One of my favorite authors, Rabbi Lawrence Kushner, once claimed that "religion without humor is blasphemy."
What I think he meant was that humor is a good and Godly gift, and to deny it is to deny a part of God's creation.
I love humor. I look for it and embrace it in many places. One place I have found laced with humor is the Bible. Indeed it has so much humor that I am convinced a theology of humor is possible.
"Theology" is the study of God and religious truths. Humor is basically comic situations. So, if you will, a theology of humor amounts to the study of divine things or religious truth in comic situations.
As I mentioned, the Bible has a lot of comic situations in it. Here are just a few examples.
Adam's name is a pun on "Adamah," the Hebrew word for earth, the substance he's made of (it's like naming him human for humus, or Clay or Rocky or Dusty or Sandy . . . or Mud).
David dons a hilariously oversized suit of armor. Balaam loses an argument with a talking donkey. Moreover, God often uses ironic humor to subvert the status quo, e.g., mighty Pharaoh raises a poor Hebrew child who ends up as Moses, the leader of liberation and law; and mighty Herod goes crazy in an unsuccessful hunt for a poor little baby born to be a king in a stinking stable.
Jesus is quite funny, too. He notes how we see a speck in our neighbor's eye, while ignoring a log in our own eye. He uses the hilarious image of a camel going through the eye of needle. He rides a donkey into Jerusalem in a parade of the people mocking Pilate, who's riding in from the other side of town on a horse in a grand parade of power. The point of this joke being that God's power is not in earthly power's pomp and circumstance.
I could go on and on with Biblical humor, as comedy truly can be found as an integral part of the Bible. Plain and simple, the Bible uses humor to teach. Jesus uses humor to protest and preach.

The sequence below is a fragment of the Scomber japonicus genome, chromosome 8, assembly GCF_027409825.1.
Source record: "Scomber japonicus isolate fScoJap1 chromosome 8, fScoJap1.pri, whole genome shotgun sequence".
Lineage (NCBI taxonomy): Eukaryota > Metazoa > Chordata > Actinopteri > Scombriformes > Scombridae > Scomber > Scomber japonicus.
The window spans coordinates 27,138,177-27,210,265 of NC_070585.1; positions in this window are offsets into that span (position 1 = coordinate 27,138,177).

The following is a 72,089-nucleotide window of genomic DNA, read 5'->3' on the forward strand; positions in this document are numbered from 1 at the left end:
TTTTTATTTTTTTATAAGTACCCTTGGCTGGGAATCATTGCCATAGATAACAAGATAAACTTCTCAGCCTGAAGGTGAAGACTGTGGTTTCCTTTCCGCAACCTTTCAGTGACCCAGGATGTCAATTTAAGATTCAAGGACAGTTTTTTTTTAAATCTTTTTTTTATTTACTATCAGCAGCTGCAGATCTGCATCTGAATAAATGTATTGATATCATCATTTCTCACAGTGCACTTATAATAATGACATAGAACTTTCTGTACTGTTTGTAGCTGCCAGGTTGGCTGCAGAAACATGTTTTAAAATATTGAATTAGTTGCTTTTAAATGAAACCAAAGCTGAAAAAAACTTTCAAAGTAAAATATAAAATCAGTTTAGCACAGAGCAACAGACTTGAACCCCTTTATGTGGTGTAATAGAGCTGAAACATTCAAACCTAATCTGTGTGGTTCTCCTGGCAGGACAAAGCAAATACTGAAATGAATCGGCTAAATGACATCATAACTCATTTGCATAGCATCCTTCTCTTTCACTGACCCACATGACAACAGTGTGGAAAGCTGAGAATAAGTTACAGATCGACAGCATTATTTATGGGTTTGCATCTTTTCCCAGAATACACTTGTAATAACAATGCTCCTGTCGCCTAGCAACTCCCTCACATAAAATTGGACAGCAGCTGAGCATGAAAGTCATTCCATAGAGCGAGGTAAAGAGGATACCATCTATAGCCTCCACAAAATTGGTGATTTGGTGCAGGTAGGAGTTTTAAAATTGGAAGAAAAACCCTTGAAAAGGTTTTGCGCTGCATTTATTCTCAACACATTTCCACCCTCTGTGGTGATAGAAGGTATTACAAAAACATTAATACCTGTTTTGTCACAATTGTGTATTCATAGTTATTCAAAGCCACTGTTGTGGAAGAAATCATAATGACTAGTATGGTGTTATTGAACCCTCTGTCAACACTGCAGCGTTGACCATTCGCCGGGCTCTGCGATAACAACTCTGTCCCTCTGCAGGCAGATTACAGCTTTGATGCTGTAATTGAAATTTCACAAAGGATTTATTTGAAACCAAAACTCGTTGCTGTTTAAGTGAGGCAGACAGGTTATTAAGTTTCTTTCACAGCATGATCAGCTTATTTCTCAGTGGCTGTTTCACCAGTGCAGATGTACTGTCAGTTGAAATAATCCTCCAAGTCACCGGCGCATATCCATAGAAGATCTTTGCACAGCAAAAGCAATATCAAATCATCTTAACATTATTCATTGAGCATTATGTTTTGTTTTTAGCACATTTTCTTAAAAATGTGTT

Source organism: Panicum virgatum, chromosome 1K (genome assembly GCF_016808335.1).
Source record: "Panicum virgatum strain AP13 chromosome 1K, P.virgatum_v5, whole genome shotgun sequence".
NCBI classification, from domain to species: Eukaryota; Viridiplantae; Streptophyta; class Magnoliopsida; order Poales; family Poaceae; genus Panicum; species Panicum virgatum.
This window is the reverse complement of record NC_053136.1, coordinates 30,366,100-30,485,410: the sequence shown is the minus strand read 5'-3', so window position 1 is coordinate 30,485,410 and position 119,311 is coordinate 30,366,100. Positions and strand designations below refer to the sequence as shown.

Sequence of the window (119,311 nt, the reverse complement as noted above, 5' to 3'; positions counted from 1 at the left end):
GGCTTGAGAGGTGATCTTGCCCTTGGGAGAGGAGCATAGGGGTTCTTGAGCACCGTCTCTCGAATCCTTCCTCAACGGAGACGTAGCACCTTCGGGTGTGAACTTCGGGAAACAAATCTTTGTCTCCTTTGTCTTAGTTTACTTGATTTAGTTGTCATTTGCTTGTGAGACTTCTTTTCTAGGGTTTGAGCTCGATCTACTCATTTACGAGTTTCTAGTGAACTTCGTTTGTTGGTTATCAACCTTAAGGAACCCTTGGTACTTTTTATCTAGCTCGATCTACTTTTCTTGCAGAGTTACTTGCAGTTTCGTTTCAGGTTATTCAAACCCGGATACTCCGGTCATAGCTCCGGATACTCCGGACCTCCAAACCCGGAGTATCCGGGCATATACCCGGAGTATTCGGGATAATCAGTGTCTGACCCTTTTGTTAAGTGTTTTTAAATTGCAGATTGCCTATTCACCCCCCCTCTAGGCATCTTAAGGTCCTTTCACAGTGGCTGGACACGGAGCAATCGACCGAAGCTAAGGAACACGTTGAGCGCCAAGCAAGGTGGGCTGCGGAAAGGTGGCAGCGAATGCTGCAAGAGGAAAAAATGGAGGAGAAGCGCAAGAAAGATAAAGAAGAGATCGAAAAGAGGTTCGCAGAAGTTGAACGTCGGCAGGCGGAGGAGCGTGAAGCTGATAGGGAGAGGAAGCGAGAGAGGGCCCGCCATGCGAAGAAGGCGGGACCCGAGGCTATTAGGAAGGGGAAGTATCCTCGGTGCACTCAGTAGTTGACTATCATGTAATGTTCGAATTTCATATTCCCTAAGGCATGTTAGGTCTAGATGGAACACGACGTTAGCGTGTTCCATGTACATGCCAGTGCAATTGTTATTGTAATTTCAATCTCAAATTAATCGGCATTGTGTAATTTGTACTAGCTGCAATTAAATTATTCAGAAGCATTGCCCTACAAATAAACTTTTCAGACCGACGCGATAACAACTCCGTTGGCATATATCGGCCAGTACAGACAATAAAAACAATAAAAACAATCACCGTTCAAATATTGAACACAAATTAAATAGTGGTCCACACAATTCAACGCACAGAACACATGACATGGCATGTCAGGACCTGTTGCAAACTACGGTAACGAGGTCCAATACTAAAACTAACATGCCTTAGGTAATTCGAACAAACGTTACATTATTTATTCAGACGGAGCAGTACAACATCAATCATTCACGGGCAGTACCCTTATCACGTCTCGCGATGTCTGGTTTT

The reason humor is used in the Bible and by Jesus is not only that it is fun, but we can learn by picking up points in the story, in humorous caricatures and by seeing how silly humans can be. Humor often offers an easier lesson than direct criticism.
With a theology of humor we can understand that God wants us to laugh, as well as laugh with us as we learn and live.
Psalm 2:4 states that the God who "sits in the heavens will laugh."
As images of God, we also laugh, it is a gift from God, as the Book of Job notes, "God fills our mouth with laughter."
Humor is good for us. It relieves stress and allows us to share in a good laugh.
But humor can also be subversive by pointing out the absurdity of oppressor's positions, by portraying oppressors less than the lofty gods of power they want us to think they are and by giving us new visions of what is truly powerful (i.e., God) and what we are called to do and be.
We know that God acts in ways that are subversive, from the Exodus to the Cross, God subverts the status quo, and calls us to do so in many ways, including through humor in the Bible.
In short, if we ignore our culture's piety, a wonderful theology of humor awaits us in the pages of our Bibles.
The Rev. Scott Elliott is the pastor at Riviera United Church of Christ in Palm Bay. Visit Riviera UCC's website at rivieraucc.org and his vlog at www.youtube.com/AgodVlog.